# Is there any type of liquid, other than mercury, that PTFE teflon is known to “float” to the surface in?

The specific gravity of PTFE teflon is roughly 2.3. I have a 3/8" diameter sphere made up of entirely PTFE teflon, and I would like for it to float to the surface when dropped into a liquid.

Does anyone know of a liquid, other than mercury, that will allow this feat to be achievable?

(I prefer that the liquid be both non-toxic and inexpensive)

• Gallium as well, presumably. – Jon Custer Feb 10 '16 at 15:56
• en.wikipedia.org/wiki/Clerici_solution - unfortunately toxic and expensive. That aside, I know that caesium chloride is used for centrifugation purposes although I'm not sure what's the highest density it can reach (lazy to calculate it right now). – orthocresol Feb 10 '16 at 16:08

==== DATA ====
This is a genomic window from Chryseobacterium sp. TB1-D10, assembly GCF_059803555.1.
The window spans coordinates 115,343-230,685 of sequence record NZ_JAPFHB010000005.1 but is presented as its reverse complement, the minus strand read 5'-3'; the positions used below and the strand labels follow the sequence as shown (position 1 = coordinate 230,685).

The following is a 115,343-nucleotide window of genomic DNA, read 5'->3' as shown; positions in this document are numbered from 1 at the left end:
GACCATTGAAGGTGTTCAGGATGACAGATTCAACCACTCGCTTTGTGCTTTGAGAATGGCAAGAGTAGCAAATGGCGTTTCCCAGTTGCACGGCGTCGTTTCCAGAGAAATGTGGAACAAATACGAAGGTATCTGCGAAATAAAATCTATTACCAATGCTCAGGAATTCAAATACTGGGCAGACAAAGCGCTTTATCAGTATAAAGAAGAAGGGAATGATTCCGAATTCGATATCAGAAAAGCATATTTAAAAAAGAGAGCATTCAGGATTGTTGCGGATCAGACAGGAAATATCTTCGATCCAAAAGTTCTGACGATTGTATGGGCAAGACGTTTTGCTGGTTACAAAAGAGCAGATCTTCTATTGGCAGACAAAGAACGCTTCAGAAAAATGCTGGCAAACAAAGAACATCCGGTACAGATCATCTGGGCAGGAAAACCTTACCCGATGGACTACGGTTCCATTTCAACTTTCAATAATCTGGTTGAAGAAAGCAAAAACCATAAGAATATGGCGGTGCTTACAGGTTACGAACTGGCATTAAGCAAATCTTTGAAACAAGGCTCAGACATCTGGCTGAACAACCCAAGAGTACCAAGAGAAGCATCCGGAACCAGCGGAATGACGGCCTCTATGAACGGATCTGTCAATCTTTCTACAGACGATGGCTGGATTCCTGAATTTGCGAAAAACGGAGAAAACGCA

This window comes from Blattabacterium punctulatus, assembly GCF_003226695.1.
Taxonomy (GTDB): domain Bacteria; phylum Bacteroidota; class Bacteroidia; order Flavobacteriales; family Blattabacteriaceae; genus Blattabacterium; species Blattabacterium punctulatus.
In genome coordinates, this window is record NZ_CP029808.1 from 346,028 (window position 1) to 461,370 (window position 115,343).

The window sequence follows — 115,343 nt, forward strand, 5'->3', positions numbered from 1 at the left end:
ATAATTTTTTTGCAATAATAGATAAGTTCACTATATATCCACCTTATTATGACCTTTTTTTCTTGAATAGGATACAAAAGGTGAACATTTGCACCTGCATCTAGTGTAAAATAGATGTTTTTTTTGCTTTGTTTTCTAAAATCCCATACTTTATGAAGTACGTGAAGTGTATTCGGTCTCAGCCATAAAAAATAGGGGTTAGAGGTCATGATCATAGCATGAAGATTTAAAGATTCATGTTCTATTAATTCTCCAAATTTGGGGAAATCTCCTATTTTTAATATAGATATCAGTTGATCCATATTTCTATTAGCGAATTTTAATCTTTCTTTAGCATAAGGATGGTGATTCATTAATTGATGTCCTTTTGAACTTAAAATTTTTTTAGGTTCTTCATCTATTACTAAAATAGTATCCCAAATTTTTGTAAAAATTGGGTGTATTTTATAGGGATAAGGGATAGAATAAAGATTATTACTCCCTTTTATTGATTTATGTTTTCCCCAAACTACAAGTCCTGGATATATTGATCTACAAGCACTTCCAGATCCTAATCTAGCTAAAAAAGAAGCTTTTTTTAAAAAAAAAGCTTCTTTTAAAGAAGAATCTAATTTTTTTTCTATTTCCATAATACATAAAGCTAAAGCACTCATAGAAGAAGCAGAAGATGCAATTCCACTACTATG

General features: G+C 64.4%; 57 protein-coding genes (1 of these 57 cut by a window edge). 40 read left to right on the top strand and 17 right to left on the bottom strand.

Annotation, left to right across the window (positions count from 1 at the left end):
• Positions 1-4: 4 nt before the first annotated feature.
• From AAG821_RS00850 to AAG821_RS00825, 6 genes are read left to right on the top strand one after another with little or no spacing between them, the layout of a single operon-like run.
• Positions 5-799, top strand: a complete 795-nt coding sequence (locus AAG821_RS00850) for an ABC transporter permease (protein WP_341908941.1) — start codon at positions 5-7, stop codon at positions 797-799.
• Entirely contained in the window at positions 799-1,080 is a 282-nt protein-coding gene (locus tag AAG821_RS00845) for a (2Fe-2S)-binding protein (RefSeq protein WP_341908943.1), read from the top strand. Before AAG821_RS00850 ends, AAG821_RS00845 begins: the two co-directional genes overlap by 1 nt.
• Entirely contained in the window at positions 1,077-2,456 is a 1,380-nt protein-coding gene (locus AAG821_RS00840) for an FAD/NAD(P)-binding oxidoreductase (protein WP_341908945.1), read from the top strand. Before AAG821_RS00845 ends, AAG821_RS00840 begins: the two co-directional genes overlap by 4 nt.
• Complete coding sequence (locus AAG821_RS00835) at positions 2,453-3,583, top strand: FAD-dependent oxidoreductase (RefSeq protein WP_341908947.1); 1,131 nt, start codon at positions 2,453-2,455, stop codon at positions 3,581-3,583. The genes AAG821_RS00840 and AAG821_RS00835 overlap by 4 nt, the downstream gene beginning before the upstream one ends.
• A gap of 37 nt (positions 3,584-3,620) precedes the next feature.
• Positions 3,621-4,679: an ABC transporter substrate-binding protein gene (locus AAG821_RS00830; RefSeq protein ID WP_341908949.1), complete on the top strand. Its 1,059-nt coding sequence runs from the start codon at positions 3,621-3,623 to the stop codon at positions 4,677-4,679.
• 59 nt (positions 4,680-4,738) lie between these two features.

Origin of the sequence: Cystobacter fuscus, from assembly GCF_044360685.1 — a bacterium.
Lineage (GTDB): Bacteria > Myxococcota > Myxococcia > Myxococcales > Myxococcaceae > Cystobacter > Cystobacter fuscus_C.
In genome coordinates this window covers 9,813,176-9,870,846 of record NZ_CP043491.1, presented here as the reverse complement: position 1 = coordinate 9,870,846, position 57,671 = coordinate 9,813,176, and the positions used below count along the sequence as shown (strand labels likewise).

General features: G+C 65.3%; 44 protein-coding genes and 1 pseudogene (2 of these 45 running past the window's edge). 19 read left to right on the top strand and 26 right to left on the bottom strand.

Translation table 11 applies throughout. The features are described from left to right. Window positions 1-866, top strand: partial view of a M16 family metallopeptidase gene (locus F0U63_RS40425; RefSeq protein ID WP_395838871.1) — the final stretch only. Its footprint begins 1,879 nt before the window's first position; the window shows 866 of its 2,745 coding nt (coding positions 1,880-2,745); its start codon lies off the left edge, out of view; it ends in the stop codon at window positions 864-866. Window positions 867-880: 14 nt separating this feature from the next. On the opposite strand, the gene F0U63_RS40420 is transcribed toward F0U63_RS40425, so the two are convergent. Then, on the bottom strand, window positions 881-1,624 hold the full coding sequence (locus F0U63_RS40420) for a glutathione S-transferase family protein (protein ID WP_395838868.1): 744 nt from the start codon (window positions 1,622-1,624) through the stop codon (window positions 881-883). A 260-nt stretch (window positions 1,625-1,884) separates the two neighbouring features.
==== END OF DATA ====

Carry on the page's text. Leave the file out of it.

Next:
• Tetrabromomethane - Density: 3.42 g/cm³ – MaxW Feb 10 '16 at 16:41
• $\ce{CHBr3}$ or $\ce{CH2I2}$ would do as well. – Ivan Neretin Feb 10 '16 at 16:47
• I don't think cesium chloride is quite dense enough (in aqeeous solution). Cesium bromide might do the trick. – Curt F. Jun 25 '16 at 4:36

Various liquids are denser than $2.2\rm~\frac{g}{cm^3}$. $\ce{CBr2F2}$ is one of them with fairly low toxicity. Check out halons.